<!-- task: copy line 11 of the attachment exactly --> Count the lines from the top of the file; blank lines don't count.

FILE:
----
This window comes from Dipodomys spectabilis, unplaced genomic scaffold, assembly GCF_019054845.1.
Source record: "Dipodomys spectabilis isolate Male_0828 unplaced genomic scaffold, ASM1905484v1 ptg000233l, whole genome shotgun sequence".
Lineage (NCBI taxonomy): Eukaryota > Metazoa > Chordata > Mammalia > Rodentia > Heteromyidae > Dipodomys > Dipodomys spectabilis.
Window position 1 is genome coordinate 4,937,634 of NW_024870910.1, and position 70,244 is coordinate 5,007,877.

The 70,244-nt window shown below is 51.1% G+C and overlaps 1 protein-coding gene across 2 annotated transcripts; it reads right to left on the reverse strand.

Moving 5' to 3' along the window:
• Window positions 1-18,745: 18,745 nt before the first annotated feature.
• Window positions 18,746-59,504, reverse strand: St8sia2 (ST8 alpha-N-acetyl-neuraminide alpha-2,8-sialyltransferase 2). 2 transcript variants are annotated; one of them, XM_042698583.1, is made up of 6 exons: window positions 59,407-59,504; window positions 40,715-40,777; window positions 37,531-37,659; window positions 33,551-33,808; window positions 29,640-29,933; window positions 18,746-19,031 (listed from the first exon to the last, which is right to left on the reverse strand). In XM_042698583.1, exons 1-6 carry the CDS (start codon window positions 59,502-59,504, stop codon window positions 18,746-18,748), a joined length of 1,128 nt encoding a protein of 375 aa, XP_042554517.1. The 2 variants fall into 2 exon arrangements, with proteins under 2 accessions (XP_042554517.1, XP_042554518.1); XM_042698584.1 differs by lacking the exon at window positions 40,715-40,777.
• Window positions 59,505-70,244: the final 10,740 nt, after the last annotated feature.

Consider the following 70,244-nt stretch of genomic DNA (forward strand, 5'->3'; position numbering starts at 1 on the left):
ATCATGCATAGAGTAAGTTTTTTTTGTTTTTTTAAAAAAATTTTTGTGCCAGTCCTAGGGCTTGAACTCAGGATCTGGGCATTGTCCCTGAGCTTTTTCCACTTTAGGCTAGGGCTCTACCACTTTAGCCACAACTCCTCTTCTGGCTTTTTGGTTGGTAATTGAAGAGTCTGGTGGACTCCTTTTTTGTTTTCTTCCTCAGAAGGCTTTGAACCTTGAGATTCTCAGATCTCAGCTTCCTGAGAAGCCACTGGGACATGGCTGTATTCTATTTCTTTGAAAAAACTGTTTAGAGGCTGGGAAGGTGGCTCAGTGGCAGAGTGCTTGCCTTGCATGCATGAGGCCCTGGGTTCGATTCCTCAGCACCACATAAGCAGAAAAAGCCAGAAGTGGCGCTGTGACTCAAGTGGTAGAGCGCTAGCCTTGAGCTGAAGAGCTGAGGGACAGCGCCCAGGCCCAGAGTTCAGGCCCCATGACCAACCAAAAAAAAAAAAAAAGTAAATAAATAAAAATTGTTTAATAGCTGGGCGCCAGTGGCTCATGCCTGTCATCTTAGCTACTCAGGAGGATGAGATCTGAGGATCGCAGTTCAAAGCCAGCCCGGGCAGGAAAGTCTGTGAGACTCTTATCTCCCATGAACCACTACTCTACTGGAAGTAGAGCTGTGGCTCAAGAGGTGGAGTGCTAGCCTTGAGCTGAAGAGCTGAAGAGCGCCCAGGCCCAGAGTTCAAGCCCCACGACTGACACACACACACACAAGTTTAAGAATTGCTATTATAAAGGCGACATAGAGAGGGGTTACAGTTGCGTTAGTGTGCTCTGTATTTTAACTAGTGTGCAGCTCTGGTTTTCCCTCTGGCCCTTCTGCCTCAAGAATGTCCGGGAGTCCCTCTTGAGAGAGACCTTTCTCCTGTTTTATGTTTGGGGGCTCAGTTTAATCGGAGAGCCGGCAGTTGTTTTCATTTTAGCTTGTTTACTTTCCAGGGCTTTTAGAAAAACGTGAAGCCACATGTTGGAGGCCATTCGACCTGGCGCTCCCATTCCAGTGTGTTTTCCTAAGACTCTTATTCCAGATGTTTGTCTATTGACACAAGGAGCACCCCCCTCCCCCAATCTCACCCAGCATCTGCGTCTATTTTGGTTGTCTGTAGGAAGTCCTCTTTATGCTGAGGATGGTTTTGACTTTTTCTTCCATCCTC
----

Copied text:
ATCATGCATAGAGTAAGTTTTTTTTGTTTTTTTAAAAAAATTTTTGTGCCAGTCCTAGGGCTTGAACTCAGGATCTGGGCATTGTCCCTGAGCTTTTTCCACTTTAGGCTAGGGCTCTACCACTTTAGCCACAACTCCTCTTCTGGCTTTTTGGTTGGTAATTGAAGAGTCTGGTGGACTCCTTTTTTGTTTTCTTCCTCAGAAGGCTTTGAACCTTGAGATTCTCAGATCTCAGCTTCCTGAGAAGCCACTGGGACATGGCTGTATTCTATTTCTTTGAAAAAACTGTTTAGAGGCTGGGAAGGTGGCTCAGTGGCAGAGTGCTTGCCTTGCATGCATGAGGCCCTGGGTTCGATTCCTCAGCACCACATAAGCAGAAAAAGCCAGAAGTGGCGCTGTGACTCAAGTGGTAGAGCGCTAGCCTTGAGCTGAAGAGCTGAGGGACAGCGCCCAGGCCCAGAGTTCAGGCCCCATGACCAACCAAAAAAAAAAAAAAAGTAAATAAATAAAAATTGTTTAATAGCTGGGCGCCAGTGGCTCATGCCTGTCATCTTAGCTACTCAGGAGGATGAGATCTGAGGATCGCAGTTCAAAGCCAGCCCGGGCAGGAAAGTCTGTGAGACTCTTATCTCCCATGAACCACTACTCTACTGGAAGTAGAGCTGTGGCTCAAGAGGTGGAGTGCTAGCCTTGAGCTGAAGAGCTGAAGAGCGCCCAGGCCCAGAGTTCAAGCCCCACGACTGACACACACACACACAAGTTTAAGAATTGCTATTATAAAGGCGACATAGAGAGGGGTTACAGTTGCGTTAGTGTGCTCTGTATTTTAACTAGTGTGCAGCTCTGGTTTTCCCTCTGGCCCTTCTGCCTCAAGAATGTCCGGGAGTCCCTCTTGAGAGAGACCTTTCTCCTGTTTTATGTTTGGGGGCTCAGTTTAATCGGAGAGCCGGCAGTTGTTTTCATTTTAGCTTGTTTACTTTCCAGGGCTTTTAGAAAAACGTGAAGCCACATGTTGGAGGCCATTCGACCTGGCGCTCCCATTCCAGTGTGTTTTCCTAAGACTCTTATTCCAGATGTTTGTCTATTGACACAAGGAGCACCCCCCTCCCCCAATCTCACCCAGCATCTGCGTCTATTTTGGTTGTCTGTAGGAAGTCCTCTTTATGCTGAGGATGGTTTTGACTTTTTCTTCCATCCTC